Wednesday, March 3, 2010
By Dr Uday Phadke, Chief Executive, Cartezia.
There are those who would argue today that there is an over-supply of technology innovation in the marketplace but a yawning gap in the delivery of profitable products and services. That the successes of a very small number of companies, such as Google, Apple, and Microsoft, (less than 2% of listed companies by most estimates) account for the bulk of new revenues created by technological innovation (about 98% of total revenues according to the same sources). And they would largely be right.
So why this gross mis-match?
In our view this is primarily down to a failure to match technology capability versus market need. Even allowing for the fact that some technologies can generate new market needs, the problem arises because most companies fail to see that technological innovation needs to be matched by innovation in business models and distribution channels.
A classic example that illustrates this issue is Xerox and its experience of introducing the photocopier into the office environment. But for the innovative business model of charging customers for the copies they made rather than the copiers themselves, Xerox would not have been able to transform this market. The best-known recent example, of course, is Google, which had great search engine technology but could only succeed through its innovative AdSense programme based on the pay-per-click advertising model.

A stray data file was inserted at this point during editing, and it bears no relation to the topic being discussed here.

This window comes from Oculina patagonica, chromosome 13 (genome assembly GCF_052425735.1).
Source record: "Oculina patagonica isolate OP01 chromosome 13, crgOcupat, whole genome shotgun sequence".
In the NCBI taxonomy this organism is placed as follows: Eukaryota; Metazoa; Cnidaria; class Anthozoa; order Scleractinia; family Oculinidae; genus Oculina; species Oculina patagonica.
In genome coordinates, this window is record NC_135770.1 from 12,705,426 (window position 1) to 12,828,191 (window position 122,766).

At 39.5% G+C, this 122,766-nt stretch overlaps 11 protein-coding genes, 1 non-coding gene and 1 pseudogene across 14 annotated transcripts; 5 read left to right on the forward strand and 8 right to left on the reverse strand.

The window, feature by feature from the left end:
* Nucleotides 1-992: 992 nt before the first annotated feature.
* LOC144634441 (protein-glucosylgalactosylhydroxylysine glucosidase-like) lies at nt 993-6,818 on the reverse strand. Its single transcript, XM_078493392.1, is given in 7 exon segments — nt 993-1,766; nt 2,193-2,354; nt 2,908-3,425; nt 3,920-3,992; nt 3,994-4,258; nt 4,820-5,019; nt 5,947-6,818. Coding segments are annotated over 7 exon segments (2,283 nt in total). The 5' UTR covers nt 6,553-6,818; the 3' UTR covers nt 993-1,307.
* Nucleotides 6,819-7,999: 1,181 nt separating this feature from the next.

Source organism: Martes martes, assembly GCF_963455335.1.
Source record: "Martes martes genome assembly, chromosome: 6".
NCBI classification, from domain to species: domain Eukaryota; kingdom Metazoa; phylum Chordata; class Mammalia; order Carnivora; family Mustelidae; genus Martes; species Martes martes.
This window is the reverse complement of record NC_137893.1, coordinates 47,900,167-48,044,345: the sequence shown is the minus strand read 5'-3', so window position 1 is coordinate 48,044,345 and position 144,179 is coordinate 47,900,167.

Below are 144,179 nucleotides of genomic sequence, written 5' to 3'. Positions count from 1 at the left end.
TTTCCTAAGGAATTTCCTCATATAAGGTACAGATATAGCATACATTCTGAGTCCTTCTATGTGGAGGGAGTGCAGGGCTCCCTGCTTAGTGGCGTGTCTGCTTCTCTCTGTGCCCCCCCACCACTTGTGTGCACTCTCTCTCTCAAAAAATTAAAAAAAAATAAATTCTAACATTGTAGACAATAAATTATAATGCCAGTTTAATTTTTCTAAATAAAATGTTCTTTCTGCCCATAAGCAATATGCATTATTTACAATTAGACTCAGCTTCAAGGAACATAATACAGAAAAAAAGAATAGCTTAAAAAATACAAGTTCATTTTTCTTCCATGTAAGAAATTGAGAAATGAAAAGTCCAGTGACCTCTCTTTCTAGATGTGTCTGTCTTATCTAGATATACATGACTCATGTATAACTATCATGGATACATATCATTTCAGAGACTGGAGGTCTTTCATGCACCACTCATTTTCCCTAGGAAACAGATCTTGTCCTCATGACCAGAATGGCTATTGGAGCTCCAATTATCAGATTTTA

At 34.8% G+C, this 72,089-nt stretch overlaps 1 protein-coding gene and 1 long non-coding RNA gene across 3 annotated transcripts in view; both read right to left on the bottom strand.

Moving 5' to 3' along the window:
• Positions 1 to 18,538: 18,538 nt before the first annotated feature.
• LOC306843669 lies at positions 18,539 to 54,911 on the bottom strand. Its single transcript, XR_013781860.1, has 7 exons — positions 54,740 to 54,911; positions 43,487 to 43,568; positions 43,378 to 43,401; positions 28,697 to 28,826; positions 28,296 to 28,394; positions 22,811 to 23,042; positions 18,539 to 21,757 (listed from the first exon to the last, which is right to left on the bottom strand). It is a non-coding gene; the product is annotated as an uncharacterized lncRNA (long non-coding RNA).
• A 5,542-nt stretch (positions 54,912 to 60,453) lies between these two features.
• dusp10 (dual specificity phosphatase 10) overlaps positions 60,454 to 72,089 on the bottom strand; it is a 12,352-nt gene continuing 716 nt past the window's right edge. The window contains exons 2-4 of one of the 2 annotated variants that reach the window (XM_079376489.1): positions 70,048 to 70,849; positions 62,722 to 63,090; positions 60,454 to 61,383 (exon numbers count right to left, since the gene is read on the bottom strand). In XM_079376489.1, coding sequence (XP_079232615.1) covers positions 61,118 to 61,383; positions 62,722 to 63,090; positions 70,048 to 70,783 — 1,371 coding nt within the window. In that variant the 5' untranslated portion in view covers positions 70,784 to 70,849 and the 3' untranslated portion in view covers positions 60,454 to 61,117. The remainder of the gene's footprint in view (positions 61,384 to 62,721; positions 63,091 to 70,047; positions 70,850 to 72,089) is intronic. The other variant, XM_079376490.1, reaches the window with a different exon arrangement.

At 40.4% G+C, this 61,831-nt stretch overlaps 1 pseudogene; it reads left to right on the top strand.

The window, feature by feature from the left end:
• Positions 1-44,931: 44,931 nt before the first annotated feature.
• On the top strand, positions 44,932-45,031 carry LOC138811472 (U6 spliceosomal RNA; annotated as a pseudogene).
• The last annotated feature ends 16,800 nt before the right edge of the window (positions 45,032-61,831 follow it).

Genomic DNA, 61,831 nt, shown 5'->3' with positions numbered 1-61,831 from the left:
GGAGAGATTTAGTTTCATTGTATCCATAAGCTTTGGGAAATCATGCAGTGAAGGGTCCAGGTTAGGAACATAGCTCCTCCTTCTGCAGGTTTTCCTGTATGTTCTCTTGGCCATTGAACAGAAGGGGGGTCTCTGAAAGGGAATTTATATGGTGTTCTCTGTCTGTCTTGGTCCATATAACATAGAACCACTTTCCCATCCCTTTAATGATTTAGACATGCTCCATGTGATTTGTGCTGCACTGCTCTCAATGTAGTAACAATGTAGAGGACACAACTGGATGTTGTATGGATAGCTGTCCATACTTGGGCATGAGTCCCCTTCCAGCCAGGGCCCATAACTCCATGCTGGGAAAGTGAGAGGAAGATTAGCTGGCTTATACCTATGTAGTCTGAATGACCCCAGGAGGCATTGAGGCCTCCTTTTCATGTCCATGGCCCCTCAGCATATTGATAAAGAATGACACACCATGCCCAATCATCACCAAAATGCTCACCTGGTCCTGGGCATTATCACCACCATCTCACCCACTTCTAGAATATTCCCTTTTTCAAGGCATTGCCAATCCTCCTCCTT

And in the volatile conditions we now see, speed of execution is often the key to success: trying things out quickly and learning from it, the so-called ‘fast-fail’ approach, can allow businesses to fine tune or even radically revise their strategies.
Part of the problem may be cultural, where those from a scientific or technological background are well-trained in analytical skills, but their synthesis skills are less well-developed.
Technology businesses need to think harder about how they acquire these scarcer resources.